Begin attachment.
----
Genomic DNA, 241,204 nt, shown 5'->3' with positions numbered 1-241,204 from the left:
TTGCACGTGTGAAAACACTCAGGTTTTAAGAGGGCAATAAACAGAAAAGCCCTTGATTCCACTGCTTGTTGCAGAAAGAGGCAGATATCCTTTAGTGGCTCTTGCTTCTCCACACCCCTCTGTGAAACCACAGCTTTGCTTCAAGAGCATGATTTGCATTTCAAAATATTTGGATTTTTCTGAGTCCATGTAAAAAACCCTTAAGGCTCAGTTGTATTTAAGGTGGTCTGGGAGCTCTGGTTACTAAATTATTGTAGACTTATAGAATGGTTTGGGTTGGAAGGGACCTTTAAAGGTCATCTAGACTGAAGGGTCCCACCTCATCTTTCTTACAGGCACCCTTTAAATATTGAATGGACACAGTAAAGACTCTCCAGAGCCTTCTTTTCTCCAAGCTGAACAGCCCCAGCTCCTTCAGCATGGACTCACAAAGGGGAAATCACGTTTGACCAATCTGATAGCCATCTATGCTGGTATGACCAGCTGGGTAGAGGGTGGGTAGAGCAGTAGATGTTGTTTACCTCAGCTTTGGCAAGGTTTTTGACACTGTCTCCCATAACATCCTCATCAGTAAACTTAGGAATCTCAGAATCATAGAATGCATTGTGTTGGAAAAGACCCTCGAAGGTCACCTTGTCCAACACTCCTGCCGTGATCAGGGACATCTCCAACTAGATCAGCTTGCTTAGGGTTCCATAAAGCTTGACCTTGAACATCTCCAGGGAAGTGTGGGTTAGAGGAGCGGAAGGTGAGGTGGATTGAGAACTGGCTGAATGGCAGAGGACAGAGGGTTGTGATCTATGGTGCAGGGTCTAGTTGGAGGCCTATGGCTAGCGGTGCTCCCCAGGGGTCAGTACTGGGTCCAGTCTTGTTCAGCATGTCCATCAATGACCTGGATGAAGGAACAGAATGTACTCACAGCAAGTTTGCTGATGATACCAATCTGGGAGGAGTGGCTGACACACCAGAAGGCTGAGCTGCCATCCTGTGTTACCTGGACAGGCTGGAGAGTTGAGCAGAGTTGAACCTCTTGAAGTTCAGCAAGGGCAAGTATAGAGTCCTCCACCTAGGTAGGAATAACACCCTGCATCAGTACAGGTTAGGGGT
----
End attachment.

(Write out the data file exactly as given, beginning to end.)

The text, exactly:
Genomic DNA, 241,204 nt, shown 5'->3' with positions numbered 1-241,204 from the left:
TTGCACGTGTGAAAACACTCAGGTTTTAAGAGGGCAATAAACAGAAAAGCCCTTGATTCCACTGCTTGTTGCAGAAAGAGGCAGATATCCTTTAGTGGCTCTTGCTTCTCCACACCCCTCTGTGAAACCACAGCTTTGCTTCAAGAGCATGATTTGCATTTCAAAATATTTGGATTTTTCTGAGTCCATGTAAAAAACCCTTAAGGCTCAGTTGTATTTAAGGTGGTCTGGGAGCTCTGGTTACTAAATTATTGTAGACTTATAGAATGGTTTGGGTTGGAAGGGACCTTTAAAGGTCATCTAGACTGAAGGGTCCCACCTCATCTTTCTTACAGGCACCCTTTAAATATTGAATGGACACAGTAAAGACTCTCCAGAGCCTTCTTTTCTCCAAGCTGAACAGCCCCAGCTCCTTCAGCATGGACTCACAAAGGGGAAATCACGTTTGACCAATCTGATAGCCATCTATGCTGGTATGACCAGCTGGGTAGAGGGTGGGTAGAGCAGTAGATGTTGTTTACCTCAGCTTTGGCAAGGTTTTTGACACTGTCTCCCATAACATCCTCATCAGTAAACTTAGGAATCTCAGAATCATAGAATGCATTGTGTTGGAAAAGACCCTCGAAGGTCACCTTGTCCAACACTCCTGCCGTGATCAGGGACATCTCCAACTAGATCAGCTTGCTTAGGGTTCCATAAAGCTTGACCTTGAACATCTCCAGGGAAGTGTGGGTTAGAGGAGCGGAAGGTGAGGTGGATTGAGAACTGGCTGAATGGCAGAGGACAGAGGGTTGTGATCTATGGTGCAGGGTCTAGTTGGAGGCCTATGGCTAGCGGTGCTCCCCAGGGGTCAGTACTGGGTCCAGTCTTGTTCAGCATGTCCATCAATGACCTGGATGAAGGAACAGAATGTACTCACAGCAAGTTTGCTGATGATACCAATCTGGGAGGAGTGGCTGACACACCAGAAGGCTGAGCTGCCATCCTGTGTTACCTGGACAGGCTGGAGAGTTGAGCAGAGTTGAACCTCTTGAAGTTCAGCAAGGGCAAGTATAGAGTCCTCCACCTAGGTAGGAATAACACCCTGCATCAGTACAGGTTAGGGGT